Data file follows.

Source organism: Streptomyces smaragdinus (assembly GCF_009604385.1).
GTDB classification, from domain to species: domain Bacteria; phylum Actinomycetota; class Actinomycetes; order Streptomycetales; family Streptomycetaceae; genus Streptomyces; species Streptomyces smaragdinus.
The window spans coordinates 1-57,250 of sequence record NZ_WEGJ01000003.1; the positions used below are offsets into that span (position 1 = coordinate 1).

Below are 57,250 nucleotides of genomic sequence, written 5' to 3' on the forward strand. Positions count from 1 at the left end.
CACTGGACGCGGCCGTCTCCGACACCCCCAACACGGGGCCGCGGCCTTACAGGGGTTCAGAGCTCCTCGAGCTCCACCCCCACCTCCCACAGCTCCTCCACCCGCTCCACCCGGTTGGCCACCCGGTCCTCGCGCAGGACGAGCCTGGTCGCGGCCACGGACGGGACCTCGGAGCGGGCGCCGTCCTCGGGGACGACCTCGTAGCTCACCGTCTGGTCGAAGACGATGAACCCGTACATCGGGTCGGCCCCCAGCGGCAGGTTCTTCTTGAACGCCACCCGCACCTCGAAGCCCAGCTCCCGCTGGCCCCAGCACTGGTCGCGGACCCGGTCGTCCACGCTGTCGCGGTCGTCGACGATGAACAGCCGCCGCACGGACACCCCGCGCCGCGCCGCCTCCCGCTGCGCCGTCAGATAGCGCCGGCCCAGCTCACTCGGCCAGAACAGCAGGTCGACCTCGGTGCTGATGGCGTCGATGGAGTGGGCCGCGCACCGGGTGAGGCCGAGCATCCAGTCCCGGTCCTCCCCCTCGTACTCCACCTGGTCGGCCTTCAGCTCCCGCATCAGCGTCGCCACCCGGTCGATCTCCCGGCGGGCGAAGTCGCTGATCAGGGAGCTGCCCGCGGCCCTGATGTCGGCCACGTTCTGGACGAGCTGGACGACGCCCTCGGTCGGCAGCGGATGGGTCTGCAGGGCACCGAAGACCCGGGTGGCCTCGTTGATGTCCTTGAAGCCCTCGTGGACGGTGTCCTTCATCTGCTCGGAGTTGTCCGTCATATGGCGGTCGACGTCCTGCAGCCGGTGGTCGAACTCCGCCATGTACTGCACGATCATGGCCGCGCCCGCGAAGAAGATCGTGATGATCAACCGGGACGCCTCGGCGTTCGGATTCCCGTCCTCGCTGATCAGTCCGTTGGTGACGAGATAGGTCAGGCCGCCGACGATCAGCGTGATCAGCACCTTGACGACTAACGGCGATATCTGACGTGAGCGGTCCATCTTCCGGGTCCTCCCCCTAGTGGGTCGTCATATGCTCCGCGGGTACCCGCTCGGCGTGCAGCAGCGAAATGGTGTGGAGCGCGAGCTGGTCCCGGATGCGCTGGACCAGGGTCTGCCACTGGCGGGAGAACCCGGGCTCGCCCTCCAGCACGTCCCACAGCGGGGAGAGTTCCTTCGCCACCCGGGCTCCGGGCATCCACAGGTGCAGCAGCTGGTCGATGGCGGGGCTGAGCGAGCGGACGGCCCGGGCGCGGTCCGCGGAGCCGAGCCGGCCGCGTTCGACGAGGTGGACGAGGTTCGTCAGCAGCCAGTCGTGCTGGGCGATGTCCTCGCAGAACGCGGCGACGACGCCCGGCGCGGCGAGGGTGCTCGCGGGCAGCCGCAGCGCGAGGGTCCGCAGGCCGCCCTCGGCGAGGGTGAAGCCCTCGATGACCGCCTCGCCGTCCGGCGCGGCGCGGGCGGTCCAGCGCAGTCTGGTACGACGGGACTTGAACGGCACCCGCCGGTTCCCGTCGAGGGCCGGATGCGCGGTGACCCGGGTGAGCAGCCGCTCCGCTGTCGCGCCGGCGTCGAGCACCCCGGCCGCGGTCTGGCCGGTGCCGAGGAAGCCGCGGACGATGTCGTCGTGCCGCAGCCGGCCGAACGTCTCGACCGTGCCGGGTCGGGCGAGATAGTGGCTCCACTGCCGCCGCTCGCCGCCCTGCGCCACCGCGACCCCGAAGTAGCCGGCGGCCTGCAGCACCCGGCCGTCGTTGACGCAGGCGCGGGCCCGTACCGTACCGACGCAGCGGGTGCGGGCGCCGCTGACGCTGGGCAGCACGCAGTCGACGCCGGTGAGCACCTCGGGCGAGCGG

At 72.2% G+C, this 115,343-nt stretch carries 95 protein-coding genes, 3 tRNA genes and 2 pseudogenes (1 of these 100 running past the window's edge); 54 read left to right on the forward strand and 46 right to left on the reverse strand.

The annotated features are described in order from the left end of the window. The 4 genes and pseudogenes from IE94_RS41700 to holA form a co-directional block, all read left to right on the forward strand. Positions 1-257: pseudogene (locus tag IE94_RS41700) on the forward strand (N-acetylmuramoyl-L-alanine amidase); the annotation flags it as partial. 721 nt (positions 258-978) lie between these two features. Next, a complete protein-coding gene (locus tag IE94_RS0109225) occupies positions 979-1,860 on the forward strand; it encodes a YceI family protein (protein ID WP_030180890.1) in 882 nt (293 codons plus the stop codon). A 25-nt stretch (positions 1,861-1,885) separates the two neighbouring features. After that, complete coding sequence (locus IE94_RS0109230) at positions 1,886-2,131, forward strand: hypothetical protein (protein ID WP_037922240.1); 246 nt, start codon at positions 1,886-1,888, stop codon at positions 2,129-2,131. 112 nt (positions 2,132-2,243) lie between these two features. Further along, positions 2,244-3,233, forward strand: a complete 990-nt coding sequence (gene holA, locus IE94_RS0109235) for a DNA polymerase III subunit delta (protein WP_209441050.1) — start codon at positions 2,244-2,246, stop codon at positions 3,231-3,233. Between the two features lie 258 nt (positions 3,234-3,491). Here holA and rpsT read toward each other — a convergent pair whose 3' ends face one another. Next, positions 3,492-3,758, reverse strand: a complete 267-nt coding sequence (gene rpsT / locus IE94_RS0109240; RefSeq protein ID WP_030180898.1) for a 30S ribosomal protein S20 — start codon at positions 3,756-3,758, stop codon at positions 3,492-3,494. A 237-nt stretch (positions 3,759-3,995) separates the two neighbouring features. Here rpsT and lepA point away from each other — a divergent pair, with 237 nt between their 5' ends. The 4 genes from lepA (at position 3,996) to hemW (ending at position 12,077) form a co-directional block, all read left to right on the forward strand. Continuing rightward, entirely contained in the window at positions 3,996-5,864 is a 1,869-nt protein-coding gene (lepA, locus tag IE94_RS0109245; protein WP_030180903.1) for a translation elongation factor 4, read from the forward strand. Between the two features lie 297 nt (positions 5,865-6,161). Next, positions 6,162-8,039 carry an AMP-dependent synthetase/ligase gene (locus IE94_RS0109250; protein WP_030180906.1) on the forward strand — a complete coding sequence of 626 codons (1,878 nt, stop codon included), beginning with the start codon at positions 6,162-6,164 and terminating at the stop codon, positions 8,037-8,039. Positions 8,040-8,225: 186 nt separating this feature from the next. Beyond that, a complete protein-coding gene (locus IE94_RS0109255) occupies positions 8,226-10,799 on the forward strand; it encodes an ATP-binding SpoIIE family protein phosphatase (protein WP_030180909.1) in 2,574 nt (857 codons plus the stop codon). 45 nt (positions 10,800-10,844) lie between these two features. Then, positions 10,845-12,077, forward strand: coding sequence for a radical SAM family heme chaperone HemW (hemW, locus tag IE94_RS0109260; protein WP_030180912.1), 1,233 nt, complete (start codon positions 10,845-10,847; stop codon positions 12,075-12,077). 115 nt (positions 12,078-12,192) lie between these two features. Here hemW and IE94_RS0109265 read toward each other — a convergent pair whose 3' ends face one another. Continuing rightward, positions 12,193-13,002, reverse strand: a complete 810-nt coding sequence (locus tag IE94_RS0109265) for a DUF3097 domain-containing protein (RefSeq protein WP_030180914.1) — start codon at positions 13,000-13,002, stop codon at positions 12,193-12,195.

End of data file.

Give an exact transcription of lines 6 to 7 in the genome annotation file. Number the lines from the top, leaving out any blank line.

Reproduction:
At 72.2% G+C, this 115,343-nt stretch carries 95 protein-coding genes, 3 tRNA genes and 2 pseudogenes (1 of these 100 running past the window's edge); 54 read left to right on the forward strand and 46 right to left on the reverse strand.

The annotated features are described in order from the left end of the window. The 4 genes and pseudogenes from IE94_RS41700 to holA form a co-directional block, all read left to right on the forward strand. Positions 1-257: pseudogene (locus tag IE94_RS41700) on the forward strand (N-acetylmuramoyl-L-alanine amidase); the annotation flags it as partial. 721 nt (positions 258-978) lie between these two features. Next, a complete protein-coding gene (locus tag IE94_RS0109225) occupies positions 979-1,860 on the forward strand; it encodes a YceI family protein (protein ID WP_030180890.1) in 882 nt (293 codons plus the stop codon). A 25-nt stretch (positions 1,861-1,885) separates the two neighbouring features. After that, complete coding sequence (locus IE94_RS0109230) at positions 1,886-2,131, forward strand: hypothetical protein (protein ID WP_037922240.1); 246 nt, start codon at positions 1,886-1,888, stop codon at positions 2,129-2,131. 112 nt (positions 2,132-2,243) lie between these two features. Further along, positions 2,244-3,233, forward strand: a complete 990-nt coding sequence (gene holA, locus IE94_RS0109235) for a DNA polymerase III subunit delta (protein WP_209441050.1) — start codon at positions 2,244-2,246, stop codon at positions 3,231-3,233. Between the two features lie 258 nt (positions 3,234-3,491). Here holA and rpsT read toward each other — a convergent pair whose 3' ends face one another. Next, positions 3,492-3,758, reverse strand: a complete 267-nt coding sequence (gene rpsT / locus IE94_RS0109240; RefSeq protein ID WP_030180898.1) for a 30S ribosomal protein S20 — start codon at positions 3,756-3,758, stop codon at positions 3,492-3,494. A 237-nt stretch (positions 3,759-3,995) separates the two neighbouring features. Here rpsT and lepA point away from each other — a divergent pair, with 237 nt between their 5' ends. The 4 genes from lepA (at position 3,996) to hemW (ending at position 12,077) form a co-directional block, all read left to right on the forward strand. Continuing rightward, entirely contained in the window at positions 3,996-5,864 is a 1,869-nt protein-coding gene (lepA, locus tag IE94_RS0109245; protein WP_030180903.1) for a translation elongation factor 4, read from the forward strand. Between the two features lie 297 nt (positions 5,865-6,161). Next, positions 6,162-8,039 carry an AMP-dependent synthetase/ligase gene (locus IE94_RS0109250; protein WP_030180906.1) on the forward strand — a complete coding sequence of 626 codons (1,878 nt, stop codon included), beginning with the start codon at positions 6,162-6,164 and terminating at the stop codon, positions 8,037-8,039. Positions 8,040-8,225: 186 nt separating this feature from the next. Beyond that, a complete protein-coding gene (locus IE94_RS0109255) occupies positions 8,226-10,799 on the forward strand; it encodes an ATP-binding SpoIIE family protein phosphatase (protein WP_030180909.1) in 2,574 nt (857 codons plus the stop codon). 45 nt (positions 10,800-10,844) lie between these two features. Then, positions 10,845-12,077, forward strand: coding sequence for a radical SAM family heme chaperone HemW (hemW, locus tag IE94_RS0109260; protein WP_030180912.1), 1,233 nt, complete (start codon positions 10,845-10,847; stop codon positions 12,075-12,077). 115 nt (positions 12,078-12,192) lie between these two features. Here hemW and IE94_RS0109265 read toward each other — a convergent pair whose 3' ends face one another. Continuing rightward, positions 12,193-13,002, reverse strand: a complete 810-nt coding sequence (locus tag IE94_RS0109265) for a DUF3097 domain-containing protein (RefSeq protein WP_030180914.1) — start codon at positions 13,000-13,002, stop codon at positions 12,193-12,195.